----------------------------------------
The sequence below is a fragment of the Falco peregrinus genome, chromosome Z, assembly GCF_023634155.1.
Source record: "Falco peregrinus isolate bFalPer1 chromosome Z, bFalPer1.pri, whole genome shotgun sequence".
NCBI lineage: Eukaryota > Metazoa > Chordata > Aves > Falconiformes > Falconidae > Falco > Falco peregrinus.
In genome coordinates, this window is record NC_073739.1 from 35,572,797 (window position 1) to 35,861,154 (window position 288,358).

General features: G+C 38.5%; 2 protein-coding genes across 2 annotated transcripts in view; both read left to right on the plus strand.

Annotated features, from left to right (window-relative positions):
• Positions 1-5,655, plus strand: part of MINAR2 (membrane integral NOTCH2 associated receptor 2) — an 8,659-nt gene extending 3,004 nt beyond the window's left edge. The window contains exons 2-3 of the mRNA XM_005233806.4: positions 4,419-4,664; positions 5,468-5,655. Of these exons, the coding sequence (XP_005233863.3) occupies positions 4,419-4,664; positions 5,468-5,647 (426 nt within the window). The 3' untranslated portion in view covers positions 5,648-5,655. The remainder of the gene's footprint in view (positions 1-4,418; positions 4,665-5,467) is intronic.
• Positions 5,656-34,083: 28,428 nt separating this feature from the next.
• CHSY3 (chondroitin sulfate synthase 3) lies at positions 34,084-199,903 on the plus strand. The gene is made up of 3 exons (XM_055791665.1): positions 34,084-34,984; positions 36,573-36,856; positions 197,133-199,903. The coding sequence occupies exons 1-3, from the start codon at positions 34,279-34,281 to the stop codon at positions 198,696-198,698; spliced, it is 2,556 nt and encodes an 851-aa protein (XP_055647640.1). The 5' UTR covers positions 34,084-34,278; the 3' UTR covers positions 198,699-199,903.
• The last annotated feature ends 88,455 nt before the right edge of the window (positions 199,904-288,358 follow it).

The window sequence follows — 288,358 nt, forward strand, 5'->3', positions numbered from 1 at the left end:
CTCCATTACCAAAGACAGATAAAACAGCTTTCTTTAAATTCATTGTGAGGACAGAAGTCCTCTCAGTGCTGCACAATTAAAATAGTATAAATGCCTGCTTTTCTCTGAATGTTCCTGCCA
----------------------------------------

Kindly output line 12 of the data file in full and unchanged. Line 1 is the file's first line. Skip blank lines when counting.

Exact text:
CTCCATTACCAAAGACAGATAAAACAGCTTTCTTTAAATTCATTGTGAGGACAGAAGTCCTCTCAGTGCTGCACAATTAAAATAGTATAAATGCCTGCTTTTCTCTGAATGTTCCTGCCA